When we think about what we build and who we build it for, we should think about the wider wiring of the country and about what makes a community
The Oxford English Dictionary defines “community” as “a group of people living together in one place” and “the people of an area or country considered as a group”.
Not remarkable really; pretty much what you’d expect. Look at the communities in the areas of flood-hit Britain. Neighbours, near-neighbours, friends, families, strangers all joined by a force of nature that swept through their streets and their houses.
The floods have divided politicians but they have united communities and in some cases they have strengthened them.
People who may have never spoken to each other before the waters came, shared boats and boots and small kindnesses.
When the waters retreat, that spirit of community will remain - because it’s a basic instinct that, once rekindled, stays alight.
When we think about what we build and who we build it for, we should think about the wider wiring of the country and about what makes a community.
Of course, the basic requirement is shelter - a reliable roof and solid foundations: without shelter, no-one thrives; society is diminished.
Want to reduce offending and create rounded citizens? Then will the means by which we build communities rather than just houses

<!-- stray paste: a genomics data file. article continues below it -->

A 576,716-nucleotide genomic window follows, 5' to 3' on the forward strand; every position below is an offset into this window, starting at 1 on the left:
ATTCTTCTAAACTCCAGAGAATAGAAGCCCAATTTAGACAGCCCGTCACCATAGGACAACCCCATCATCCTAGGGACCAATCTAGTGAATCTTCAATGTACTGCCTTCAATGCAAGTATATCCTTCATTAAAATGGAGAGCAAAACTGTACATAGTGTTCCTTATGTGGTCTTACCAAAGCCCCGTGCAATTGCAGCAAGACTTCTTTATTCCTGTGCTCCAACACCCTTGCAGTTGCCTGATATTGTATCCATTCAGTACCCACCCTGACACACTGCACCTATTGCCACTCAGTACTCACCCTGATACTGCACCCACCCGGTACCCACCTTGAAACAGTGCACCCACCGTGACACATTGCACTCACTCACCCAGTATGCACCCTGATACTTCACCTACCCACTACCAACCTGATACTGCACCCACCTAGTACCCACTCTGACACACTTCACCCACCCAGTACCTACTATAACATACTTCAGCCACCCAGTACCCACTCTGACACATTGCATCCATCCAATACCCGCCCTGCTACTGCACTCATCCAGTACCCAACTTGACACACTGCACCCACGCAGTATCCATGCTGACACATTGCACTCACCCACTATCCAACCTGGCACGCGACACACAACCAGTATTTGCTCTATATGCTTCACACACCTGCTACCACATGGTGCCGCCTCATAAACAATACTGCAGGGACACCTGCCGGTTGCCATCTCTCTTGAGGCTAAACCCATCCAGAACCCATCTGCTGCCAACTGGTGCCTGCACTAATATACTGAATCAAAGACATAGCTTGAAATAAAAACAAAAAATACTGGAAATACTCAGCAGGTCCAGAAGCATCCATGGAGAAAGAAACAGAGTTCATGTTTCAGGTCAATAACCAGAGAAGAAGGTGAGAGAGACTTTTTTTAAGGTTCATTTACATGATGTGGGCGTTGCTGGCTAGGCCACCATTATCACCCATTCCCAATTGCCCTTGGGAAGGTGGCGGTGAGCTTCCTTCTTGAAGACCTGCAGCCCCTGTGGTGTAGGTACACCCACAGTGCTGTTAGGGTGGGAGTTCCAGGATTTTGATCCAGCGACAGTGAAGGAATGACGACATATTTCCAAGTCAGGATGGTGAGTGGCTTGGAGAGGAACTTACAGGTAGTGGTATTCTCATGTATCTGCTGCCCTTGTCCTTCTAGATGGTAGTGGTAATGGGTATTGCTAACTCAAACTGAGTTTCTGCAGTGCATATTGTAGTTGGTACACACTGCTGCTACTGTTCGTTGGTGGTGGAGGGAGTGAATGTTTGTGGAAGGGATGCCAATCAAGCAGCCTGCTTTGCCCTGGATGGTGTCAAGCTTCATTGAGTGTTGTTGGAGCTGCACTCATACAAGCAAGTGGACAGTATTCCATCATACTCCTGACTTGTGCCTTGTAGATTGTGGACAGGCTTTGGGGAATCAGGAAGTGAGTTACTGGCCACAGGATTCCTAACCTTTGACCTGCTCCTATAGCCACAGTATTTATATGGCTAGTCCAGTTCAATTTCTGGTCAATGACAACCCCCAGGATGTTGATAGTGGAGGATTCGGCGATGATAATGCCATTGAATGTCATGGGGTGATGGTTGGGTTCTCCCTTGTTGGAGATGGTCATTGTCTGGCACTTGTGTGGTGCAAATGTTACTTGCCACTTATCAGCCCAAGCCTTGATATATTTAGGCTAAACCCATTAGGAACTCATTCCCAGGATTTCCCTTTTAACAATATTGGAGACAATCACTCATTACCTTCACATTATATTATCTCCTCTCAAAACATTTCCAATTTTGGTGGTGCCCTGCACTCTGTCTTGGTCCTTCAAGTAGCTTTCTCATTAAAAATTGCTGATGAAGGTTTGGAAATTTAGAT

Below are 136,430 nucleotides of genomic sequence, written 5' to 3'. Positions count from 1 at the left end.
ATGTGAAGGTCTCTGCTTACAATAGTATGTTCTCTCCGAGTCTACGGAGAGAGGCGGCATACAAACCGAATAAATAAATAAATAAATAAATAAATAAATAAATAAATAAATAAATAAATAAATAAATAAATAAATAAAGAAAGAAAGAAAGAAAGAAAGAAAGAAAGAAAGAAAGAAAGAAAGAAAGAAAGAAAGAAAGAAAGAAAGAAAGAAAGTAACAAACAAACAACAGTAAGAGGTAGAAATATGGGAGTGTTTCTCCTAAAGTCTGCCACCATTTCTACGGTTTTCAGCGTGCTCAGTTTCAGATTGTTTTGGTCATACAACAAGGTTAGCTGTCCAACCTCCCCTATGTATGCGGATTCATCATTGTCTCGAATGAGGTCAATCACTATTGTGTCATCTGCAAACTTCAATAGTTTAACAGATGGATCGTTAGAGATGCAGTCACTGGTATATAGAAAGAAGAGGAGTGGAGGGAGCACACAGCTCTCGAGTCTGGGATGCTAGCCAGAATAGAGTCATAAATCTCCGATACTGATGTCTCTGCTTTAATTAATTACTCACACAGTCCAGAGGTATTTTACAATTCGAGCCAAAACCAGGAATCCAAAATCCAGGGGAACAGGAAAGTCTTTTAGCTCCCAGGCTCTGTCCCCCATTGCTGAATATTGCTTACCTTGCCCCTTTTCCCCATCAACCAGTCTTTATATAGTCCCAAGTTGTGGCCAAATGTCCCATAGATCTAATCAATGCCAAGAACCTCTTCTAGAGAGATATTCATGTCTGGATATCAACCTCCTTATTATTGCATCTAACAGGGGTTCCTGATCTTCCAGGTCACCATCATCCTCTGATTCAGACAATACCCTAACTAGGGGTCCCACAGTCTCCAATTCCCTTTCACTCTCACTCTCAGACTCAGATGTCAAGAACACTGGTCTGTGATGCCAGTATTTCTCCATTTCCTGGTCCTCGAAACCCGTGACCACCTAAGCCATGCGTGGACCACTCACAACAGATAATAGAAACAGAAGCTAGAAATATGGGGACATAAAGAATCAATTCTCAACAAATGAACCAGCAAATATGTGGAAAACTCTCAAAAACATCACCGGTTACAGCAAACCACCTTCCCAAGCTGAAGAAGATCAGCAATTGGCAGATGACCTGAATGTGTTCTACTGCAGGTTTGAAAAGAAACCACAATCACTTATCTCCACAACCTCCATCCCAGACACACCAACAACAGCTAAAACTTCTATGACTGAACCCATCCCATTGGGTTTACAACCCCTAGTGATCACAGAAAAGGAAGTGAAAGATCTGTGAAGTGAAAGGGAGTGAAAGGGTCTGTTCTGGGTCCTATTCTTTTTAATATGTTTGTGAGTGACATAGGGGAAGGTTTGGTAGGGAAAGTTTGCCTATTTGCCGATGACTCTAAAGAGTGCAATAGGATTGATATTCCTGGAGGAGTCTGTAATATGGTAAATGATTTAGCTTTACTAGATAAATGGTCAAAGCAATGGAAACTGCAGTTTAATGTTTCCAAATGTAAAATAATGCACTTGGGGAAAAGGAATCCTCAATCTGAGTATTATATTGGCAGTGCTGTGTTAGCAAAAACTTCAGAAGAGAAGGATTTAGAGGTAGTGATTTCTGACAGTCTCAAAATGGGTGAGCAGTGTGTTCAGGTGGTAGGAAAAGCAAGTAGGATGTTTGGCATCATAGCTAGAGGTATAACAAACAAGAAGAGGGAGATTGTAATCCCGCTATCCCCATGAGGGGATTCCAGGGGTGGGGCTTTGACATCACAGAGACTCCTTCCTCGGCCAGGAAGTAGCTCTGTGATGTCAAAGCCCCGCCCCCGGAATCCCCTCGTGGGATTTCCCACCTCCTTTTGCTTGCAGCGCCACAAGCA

But what lies beyond the basics of shelter? What makes a community distinct from a housing development?
Communities are only as strong as the relationships between the people who live in them. This sense of community can’t be forced but it can be fostered.
How? There are as many answers as there are people reading Building but for starters: by schools that are built as integral to the development; the school becomes not only the focus for learning but also for activity that can include (and therefore bring together) the wider community.
This is a real community school: one that radiates vitality not only when it’s filled with the sound of children but also at evenings and weekends when clubs and societies and classes can offer everyone a chance to visit and participate.
Shops too can play their part. Instead of the standard “commercial units” let’s talk about local shop space - whoever the tenant.
These facilities don’t have to be homogeneous but nor do they have to be opened from within the community - they just have to serve the community, whether with groceries or post-office style services.
Shops, like the local pub, can be places where faces are familiar and neighbourliness is fostered.
With homes and school and shops, communities become socially sustainable. And social sustainability at a community level is a building block with which wider society can work.
Policy makers in local government and in Whitehall should integrate outcomes into their work. Want to seed a community rather than just make our housing numbers? Then be more imaginative about planning and Section 106 demands. Want to reduce offending and create rounded citizens? Then will the means by which we build communities rather than just houses.
Construction cannot do this alone. As employers we have responsibilities to our workforce so leaps of faith simply don’t add up.
But in tandem with policy makers our industry can provide as many answers as there are questions. Start with building communities not just buildings.
James Wates is chairman of Wates, the CITB and UKCG